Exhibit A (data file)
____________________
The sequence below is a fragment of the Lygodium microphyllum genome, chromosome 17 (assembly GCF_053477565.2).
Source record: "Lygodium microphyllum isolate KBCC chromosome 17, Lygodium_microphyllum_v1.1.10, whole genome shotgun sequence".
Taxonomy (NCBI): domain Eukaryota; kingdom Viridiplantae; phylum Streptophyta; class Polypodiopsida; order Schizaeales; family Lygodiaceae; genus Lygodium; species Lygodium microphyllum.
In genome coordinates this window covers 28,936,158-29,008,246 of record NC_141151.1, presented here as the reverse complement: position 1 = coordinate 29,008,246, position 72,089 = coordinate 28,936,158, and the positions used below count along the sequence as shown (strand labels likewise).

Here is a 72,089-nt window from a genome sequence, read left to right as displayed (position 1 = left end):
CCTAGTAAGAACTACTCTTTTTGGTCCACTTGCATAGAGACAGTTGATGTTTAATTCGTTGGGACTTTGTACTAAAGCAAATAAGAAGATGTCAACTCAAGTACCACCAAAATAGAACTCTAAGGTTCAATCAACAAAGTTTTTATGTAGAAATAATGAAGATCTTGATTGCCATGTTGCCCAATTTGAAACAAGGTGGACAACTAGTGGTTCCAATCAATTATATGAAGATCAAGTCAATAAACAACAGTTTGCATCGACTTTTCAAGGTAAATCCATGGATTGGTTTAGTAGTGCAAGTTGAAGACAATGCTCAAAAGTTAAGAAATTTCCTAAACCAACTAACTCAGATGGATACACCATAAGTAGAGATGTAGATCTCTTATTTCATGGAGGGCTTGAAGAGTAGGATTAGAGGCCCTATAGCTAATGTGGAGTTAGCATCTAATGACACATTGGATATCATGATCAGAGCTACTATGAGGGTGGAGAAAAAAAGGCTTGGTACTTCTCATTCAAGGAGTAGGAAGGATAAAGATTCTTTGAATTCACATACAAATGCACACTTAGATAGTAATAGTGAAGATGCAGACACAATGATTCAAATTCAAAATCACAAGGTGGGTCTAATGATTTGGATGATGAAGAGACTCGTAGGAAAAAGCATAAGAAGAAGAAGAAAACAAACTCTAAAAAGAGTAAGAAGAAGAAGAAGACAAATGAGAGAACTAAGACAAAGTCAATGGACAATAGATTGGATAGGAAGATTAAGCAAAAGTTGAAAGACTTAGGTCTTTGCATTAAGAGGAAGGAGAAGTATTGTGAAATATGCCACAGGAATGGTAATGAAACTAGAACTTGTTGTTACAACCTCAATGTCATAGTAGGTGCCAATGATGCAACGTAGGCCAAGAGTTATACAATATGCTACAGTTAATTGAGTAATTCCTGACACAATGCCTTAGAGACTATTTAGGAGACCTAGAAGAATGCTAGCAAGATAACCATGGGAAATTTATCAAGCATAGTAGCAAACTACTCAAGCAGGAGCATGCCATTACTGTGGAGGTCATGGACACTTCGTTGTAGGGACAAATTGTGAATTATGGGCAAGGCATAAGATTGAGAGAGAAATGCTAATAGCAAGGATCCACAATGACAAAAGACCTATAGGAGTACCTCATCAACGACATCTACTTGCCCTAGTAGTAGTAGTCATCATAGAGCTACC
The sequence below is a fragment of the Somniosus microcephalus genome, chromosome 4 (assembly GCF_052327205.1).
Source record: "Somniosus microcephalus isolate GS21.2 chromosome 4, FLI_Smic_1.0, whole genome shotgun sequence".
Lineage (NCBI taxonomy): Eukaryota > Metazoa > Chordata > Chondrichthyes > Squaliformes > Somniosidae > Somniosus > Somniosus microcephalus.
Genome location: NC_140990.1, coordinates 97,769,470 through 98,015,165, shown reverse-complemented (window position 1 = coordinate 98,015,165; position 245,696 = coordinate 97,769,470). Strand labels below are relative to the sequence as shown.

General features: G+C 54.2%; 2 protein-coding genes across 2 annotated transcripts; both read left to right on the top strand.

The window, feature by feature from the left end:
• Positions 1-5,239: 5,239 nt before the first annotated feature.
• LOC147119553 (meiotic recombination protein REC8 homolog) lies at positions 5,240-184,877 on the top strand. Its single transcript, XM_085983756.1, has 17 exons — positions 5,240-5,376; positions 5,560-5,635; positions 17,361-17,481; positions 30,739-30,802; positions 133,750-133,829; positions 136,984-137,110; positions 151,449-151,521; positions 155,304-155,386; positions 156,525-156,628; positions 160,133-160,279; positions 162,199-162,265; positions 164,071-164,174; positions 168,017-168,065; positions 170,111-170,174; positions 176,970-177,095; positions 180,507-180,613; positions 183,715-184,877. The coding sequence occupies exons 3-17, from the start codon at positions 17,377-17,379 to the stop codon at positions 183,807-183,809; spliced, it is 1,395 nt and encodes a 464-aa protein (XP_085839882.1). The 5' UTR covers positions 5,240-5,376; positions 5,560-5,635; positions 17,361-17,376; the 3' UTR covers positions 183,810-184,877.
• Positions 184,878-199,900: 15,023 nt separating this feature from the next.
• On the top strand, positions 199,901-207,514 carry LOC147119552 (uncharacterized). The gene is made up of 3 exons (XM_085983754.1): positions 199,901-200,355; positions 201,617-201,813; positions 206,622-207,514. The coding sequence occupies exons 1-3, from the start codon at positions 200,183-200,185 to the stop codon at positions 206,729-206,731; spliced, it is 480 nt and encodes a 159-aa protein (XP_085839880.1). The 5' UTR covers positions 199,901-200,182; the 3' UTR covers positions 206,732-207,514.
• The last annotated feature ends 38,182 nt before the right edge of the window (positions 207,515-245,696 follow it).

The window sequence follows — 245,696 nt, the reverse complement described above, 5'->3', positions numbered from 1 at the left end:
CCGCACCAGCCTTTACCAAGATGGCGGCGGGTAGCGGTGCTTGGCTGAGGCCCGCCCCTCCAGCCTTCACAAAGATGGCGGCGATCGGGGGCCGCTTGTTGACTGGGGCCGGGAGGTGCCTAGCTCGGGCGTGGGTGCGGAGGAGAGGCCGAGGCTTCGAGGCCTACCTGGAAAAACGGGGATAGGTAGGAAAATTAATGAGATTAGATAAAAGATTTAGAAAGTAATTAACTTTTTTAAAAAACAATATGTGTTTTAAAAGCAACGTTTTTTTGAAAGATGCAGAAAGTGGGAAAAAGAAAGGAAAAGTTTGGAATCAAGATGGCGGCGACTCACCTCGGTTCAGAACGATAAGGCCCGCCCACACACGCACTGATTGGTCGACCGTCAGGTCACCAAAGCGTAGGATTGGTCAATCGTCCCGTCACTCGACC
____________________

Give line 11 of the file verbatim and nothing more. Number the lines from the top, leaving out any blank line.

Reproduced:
General features: G+C 54.2%; 2 protein-coding genes across 2 annotated transcripts; both read left to right on the top strand.